It’s become a cliché to say that during World War II, Allied forces “saved the world.” A few, showing foresight and decency, also saved the Middle Ages.

“And you touch the distant beaches…”

I haven’t had a chance to see Ken Burns’ new take on World War II, but I was intrigued by a review in Monday’s New York Times that suggests the limitations of The War as a documentary:

The intention, apparently, was to see the war anew, to see it not from the vistas of generals’ maps and geopolitics, not from the perspective given by the doctrines of nations and the lures of ideologies, not even from the war’s context in history. The intention was to view it from the experiences of those who fought in it and those who knew them. If war happens “inside a man,” Mr. Burns wants to bring it home.

[…]

Yet for all the particularity, these are the generic facts of war, not very different from those chronicled by Homer almost 3,000 years ago. They tell us nothing about why this fighting was going on; they give us little information to judge or understand it.

The article mentions that Burns hoped to make an “epic poem,” an ambition I find odd. Ken Burns is good at being a filmmaker who records history from below, a thoughtful, perceptive soul who would gladly bypass Beowulf to squint instead at the peasants in the Luttrell Psalter. It’s comical to imagine him taking up the gusle or praising royalty with soaring tales of “fierce warres and faithfull loves”; his desire to shrink an epic event to human scale is an oddly anti-Homeric endeavor.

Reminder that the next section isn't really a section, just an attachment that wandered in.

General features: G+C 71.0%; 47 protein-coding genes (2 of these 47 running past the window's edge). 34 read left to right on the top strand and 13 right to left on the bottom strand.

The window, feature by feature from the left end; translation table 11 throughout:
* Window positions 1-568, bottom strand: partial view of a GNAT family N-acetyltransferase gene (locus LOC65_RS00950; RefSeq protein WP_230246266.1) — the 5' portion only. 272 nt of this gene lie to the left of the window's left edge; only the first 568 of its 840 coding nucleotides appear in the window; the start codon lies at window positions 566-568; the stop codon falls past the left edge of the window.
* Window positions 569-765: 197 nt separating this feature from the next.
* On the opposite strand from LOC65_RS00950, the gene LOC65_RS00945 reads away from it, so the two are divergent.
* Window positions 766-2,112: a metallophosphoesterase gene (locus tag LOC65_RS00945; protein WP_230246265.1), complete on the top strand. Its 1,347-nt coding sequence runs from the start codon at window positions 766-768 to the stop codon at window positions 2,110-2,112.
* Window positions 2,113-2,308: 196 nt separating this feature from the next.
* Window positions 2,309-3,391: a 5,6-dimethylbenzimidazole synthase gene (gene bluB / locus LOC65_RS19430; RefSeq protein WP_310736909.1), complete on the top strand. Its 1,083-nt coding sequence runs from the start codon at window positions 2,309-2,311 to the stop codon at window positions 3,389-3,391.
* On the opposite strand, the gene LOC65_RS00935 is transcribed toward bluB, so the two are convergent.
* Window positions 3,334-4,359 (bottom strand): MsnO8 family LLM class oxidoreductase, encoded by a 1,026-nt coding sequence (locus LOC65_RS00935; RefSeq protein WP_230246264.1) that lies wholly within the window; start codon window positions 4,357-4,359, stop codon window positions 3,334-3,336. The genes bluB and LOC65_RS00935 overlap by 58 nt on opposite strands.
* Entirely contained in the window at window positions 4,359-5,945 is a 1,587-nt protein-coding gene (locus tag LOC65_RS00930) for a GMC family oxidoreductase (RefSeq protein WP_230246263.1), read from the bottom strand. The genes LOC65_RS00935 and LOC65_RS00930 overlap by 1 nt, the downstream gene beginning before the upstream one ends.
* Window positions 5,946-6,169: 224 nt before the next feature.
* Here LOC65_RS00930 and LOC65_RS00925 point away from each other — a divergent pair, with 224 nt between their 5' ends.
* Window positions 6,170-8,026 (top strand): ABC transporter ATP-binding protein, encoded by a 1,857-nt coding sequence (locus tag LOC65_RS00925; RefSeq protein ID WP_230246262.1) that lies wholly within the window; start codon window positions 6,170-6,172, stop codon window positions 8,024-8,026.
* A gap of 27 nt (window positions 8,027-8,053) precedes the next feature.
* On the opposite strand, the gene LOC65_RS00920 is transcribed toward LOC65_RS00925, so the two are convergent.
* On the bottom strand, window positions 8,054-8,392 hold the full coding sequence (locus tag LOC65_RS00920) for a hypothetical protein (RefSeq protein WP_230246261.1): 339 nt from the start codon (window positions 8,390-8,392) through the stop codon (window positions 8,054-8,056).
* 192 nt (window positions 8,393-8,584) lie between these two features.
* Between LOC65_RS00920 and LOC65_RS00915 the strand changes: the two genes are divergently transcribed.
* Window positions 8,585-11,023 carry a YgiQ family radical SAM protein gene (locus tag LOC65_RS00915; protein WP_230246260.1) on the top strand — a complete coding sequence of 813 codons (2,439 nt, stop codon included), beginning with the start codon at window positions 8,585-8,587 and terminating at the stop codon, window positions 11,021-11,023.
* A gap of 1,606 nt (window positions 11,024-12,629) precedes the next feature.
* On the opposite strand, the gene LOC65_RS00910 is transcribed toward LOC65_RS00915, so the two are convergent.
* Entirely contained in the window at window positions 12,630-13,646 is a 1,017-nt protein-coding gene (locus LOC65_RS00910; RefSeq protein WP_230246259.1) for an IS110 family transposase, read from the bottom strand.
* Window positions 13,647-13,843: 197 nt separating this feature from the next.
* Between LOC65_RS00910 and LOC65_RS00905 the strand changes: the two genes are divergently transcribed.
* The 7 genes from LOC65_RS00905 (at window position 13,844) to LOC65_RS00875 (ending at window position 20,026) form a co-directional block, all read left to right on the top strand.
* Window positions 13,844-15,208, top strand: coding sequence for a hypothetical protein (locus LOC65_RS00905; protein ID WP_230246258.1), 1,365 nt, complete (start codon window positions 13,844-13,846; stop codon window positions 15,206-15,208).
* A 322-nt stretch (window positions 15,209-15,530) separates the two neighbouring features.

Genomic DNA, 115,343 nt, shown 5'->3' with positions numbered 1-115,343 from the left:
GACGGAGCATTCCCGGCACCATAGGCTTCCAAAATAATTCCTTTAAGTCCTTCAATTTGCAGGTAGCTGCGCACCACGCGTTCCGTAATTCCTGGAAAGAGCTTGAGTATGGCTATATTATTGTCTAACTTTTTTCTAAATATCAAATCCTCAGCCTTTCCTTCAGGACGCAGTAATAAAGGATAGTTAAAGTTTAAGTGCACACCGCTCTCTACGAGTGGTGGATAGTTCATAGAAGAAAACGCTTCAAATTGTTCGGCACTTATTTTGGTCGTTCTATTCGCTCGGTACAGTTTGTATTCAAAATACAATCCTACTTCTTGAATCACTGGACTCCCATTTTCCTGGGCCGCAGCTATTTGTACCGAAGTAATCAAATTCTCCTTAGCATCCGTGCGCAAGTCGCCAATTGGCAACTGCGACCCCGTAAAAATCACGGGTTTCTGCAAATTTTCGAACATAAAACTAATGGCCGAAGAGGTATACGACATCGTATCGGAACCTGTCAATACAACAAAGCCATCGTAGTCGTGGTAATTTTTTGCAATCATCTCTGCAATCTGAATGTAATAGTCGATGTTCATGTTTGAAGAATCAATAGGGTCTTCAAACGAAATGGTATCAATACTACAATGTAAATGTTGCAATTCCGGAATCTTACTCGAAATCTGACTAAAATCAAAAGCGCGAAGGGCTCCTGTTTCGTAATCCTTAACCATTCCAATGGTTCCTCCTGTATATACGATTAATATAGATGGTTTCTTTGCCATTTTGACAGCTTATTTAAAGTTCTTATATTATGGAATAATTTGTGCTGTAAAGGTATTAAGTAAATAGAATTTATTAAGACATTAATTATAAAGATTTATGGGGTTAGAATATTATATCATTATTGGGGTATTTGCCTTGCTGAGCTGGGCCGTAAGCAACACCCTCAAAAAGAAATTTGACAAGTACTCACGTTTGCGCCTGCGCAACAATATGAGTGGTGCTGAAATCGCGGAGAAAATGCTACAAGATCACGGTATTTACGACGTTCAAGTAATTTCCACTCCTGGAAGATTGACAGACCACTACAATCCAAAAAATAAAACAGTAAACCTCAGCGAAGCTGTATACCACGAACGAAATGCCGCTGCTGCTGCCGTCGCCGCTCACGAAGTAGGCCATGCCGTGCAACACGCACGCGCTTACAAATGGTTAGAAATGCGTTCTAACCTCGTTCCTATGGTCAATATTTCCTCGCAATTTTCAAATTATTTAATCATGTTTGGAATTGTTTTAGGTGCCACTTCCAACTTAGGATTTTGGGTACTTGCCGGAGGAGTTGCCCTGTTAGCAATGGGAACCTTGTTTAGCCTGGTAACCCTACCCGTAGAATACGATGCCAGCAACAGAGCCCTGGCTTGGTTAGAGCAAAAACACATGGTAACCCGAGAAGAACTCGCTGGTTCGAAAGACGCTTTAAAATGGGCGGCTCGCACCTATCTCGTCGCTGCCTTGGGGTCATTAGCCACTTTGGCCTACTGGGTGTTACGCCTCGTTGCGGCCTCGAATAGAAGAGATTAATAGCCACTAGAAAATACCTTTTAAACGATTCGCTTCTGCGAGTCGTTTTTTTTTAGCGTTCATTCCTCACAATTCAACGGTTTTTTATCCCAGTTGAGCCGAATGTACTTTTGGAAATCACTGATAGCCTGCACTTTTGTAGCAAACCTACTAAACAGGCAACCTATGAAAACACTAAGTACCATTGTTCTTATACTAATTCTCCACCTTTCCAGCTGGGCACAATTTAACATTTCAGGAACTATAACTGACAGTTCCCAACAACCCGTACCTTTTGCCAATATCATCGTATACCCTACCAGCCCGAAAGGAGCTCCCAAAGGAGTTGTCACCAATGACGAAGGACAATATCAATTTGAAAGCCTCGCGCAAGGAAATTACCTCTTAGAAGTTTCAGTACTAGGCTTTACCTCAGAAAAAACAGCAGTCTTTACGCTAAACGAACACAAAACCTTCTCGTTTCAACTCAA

It’s also not a thing unattempted yet in prose or rhyme. In fact, Christopher Logue beat him to it.

Who is Christopher Logue? He’s an activist, autodidact, occasional actor—but he’s also the guy who for nearly half a century has used all the gimmicks of modern poetry to craft a loose, idiomatic version of Homer’s Iliad.

Literally irreverent, Logue frees himself from the tyranny of his source material through one curious disadvantage: he’s ignorant of ancient Greek. As a result, his Homer—currently collected in three separate volumes—easily comes into its own as a fresh modern poem. Recent additions include scenes that aren’t in the Iliad; at one point, Logue even cribs a passage from Milton. Sensitive to the distinction between scholarship and artistry, the poet calls what he’s doing an “account,” not a translation—and if that makes classicists cringe, they may be missing the point.

Known for his gleeful use of anachronisms—like his description, often cited by reviewers, of Ajax “[g]rim underneath his tan as Rommel after ‘Alamein”—Logue deploys evocative modern language to create quick, crisp snapshots. Here’s his description of Agamemnon’s champions in “All Day Permanent Red”:

Nestor, his evening star.
Ajax, his silent fortress. Good—even on soft sand.
Odysseus (you know him), small but big.
Fourth—grizzled and hook-tap nosed—the king of Crete,
Idomeneo, who:
“Come on!”
Would sign a five-war-contract on the nod.

Logue’s Homer resounds with the diction of war, but he can also craft domestic scenes with a deftness that other poets should envy. In “The Husbands,” an exchange between Zeus and a petulant Athena neatly reveals the condescension that defines their relationship:

The armies wait. “Dearest Pa-pa, the oath said one should die.
The Trojan was about to die. He did not die.
Nobody died. Therefore the oath is dead.
Killed by a Trojan. Therefore Troy goes down.”

Drivers conducting underbody maintenance.

“Father, You must act.
Side with the Trojans, Greece will say,
Were we fools to believe in His thunder?
Why serve a God who will not serve His own?”

And giving her a kiss, He said:

“Child, I am God,
Please do not bother me with practicalities.”

Ah, but when battle calls, Logue can craft a passage as thrilling as anything in 300, combining heroic deeds with colloquial diction while never undercutting the tone, as in this passage from “Patrocleia”: